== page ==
CAP subsidies gobble up over 40 billion euros a year, i.e. more than 40 percent of the bloc’s budget. The biggest chunks of aid, Parris said, go to the richest farmers in the north who produce more water-intensive goods such as dairy, sugar beets and beef. “In the EU the richest farmers get the bulk of the subsidies. It’s bizarre and unfair,” Parris said.
Tampering with subsidies, of course, is always a tricky one for politicians who are wary of disaffecting their voters. Aid is systematically used as a tool to benefit specific groups of people which is why governments can be quite laconic about the allocation of handouts.
“Subsidies themselves create a pool of money out of which recipients can influence the very political process that channels money to them in the first place,” a recent GSI report notes. The problem is that, particularly in the southern European world of corruption-prone politicians, petulant unions and vested interests, government aid has come to be seen as natural. “Subsidies thus metamorphosize into entitlements and any attempt to curb them becomes politically hazardous,” the report says.
Greeks know a thing or two about entitlements. Local farmers have repeatedly blocked major highways with their tractors to press with their demands — and they have in most cases gotten away with it as governments pay the price for the salience of patron-client relations. This scene was repeated in early February when hundreds of farmers, from northern and central Greece, threatened to block the border with Bulgaria in a bid to pressure the socialist government into giving them tax-free gasoline, compensation and subsidies.
Know your rights
In recent years, alternative concepts have been put forward to improve water management. One of these plans is water trading, whereby users buy and sell water rights. The idea is to direct water toward high-value uses, and the scheme has found success in Australia where water rights are in some places transferred on a temporary or permanent basis between stakeholders. The recycling of water also holds promise, but low water prices do not make recycling very interesting to farmers.
Others advocate the introduction of a water footprint to track the amount of water that goes in the production of each good. According to calculations by Water Footprint Network, a Dutch-based non-profit foundation, an apple requires 70 liters of water, one glass of beer 75 liters, and one hamburger 2,400 liters. But numbers like these are unlikely to change our increasingly demanding dietary habits, especially as more and more people around the world rise into the middle class (2 billion people currently stand on the threshold, according to a recent Economist report). “Times have changed. My daughter these days wants to eat strawberries in midwinter,” Parris said.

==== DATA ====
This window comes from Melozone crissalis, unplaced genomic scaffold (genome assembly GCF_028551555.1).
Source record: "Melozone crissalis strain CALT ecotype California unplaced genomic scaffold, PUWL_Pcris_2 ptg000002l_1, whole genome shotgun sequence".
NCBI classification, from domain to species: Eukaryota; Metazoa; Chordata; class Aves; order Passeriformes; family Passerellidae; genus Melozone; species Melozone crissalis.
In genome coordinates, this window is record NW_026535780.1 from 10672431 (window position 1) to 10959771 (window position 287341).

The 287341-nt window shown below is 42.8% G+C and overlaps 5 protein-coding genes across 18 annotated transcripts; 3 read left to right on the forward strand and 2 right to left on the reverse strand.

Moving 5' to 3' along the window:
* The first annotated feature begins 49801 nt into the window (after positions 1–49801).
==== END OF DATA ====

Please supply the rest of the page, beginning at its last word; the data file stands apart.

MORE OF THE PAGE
To make things a bit more complicated, some people hold that water is a natural right and should thus be provided free of cost. That’s a cultural, economic and, perhaps, philosophical question. But even if water came from god, the standard counter-argument goes, it did so without the dams and the water pipes.
Those wasteful Greeks
Agriculture in Greece uses 87 percent of water resources — a staggering figure that is close to the average in developing countries. Low water prices have made local farmers shy of technological innovation (outdated sprinkler systems, often seen wetting neighboring plots of land or the asphalt road, are still very widespread) while encouraging water-intensive crops such as cotton.
Cotton farmers in Greece, one of the main beneficiaries of EU funds, have in the past been subsidized by up to four times the market value of their crop, but CAP reforms over the previous year have made things harder for freeloaders.
Management has never been the Greeks’ forte and management of water, too, leaves a lot to be desired. Agriculture is heavily dependent on groundwater and access is often ensured via illegal wells. Due to overpumping of groundwater, withdrawals are being extracted faster than they are recharged.
The excessive use of water is evident in the heavily farmed plain of Thessaly. A controversial project to divert the country’s second-longest river, the Acheloos, from Western Greece to the area was recently suspended by Greece’s highest administrative court citing environmental concerns.
An OECD report published last year put total subsidies for Greece over 141 million euros. “No significant effort has yet been made to make farmers pay for the important rehabilitation and maintenance costs,” the report said. The country’s landscape and the economic significance of the agricultural sector (the contribution to Greek GNP is one of the highest in Europe), it said, “are factors which explain the delay in implementing water pricing reforms.”
The EU water framework directive, launched about a decade ago, was designed to reform water pricing and financing policies toward full cost recovery. But it has yet to make an impact on Greece, where, according to an assessment published by the Greek environment ministry in 2008, the cost recovery level ranges between 1.78 and 56.25 percent.
Current trends are clearly unsustainable, but little can be achieved unless we all come to realize the true price of water. “If you ask how much a liter of gas costs, most people will know,” said Parris. “If you ask them the price of water, nobody knows.”